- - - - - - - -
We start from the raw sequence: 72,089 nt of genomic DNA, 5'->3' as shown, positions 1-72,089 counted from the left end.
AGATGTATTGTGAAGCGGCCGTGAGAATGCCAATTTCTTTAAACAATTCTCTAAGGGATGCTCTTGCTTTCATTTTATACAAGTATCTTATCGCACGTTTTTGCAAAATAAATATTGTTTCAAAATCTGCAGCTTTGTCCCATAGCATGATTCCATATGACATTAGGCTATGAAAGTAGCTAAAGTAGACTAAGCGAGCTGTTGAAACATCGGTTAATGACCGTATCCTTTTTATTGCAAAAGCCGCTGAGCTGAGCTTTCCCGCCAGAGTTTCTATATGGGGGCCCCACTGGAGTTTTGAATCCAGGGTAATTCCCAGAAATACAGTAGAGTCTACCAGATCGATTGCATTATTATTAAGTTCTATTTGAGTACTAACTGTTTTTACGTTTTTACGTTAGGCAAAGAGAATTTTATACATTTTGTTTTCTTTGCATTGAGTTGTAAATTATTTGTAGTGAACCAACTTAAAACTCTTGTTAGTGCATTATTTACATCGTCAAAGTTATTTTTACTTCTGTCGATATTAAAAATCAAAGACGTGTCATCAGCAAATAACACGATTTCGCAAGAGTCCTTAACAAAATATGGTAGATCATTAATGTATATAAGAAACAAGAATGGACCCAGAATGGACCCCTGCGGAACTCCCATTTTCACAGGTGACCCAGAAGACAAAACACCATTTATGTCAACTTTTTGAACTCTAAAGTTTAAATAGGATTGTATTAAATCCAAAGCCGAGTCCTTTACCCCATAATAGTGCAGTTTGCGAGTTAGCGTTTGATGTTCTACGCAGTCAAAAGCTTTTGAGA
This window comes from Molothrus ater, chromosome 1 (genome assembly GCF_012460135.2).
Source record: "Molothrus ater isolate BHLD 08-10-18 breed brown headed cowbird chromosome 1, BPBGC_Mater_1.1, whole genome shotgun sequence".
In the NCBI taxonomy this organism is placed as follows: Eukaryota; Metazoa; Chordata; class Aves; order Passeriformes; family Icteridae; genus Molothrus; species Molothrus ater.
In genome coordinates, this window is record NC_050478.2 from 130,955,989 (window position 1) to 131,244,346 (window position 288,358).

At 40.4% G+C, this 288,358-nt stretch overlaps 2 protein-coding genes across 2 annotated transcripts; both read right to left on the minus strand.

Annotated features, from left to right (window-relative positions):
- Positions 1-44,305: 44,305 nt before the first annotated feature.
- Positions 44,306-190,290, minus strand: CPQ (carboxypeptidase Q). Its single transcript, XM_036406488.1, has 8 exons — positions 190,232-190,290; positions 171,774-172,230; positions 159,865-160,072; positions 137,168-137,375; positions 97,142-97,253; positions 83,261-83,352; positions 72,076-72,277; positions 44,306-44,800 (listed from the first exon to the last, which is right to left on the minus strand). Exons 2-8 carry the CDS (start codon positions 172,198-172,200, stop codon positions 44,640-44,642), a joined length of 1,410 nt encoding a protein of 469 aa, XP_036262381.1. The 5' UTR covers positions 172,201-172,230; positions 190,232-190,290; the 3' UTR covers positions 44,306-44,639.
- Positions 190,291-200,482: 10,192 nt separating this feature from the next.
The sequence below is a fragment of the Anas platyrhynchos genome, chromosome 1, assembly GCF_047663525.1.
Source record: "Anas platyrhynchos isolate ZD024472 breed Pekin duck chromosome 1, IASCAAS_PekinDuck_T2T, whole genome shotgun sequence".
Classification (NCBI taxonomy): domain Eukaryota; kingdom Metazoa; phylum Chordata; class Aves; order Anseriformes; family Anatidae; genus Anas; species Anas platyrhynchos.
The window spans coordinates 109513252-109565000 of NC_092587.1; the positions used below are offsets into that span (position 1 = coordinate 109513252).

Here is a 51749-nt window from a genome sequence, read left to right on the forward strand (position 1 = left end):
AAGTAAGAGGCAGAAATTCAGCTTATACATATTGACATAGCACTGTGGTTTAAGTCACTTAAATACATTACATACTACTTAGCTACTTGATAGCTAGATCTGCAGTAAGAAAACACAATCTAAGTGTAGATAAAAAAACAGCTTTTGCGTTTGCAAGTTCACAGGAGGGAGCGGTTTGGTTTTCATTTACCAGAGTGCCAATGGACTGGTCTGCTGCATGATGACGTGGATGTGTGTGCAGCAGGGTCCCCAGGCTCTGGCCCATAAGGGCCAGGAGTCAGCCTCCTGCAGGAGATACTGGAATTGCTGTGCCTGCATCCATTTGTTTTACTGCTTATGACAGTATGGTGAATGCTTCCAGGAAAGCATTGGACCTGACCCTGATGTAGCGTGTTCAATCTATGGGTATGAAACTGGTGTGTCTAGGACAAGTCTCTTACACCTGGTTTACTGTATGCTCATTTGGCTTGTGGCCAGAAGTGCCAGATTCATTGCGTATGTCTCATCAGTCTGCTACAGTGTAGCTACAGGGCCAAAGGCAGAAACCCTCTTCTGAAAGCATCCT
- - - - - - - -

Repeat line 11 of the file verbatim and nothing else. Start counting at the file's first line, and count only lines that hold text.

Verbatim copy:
- Positions 190,291-200,482: 10,192 nt separating this feature from the next.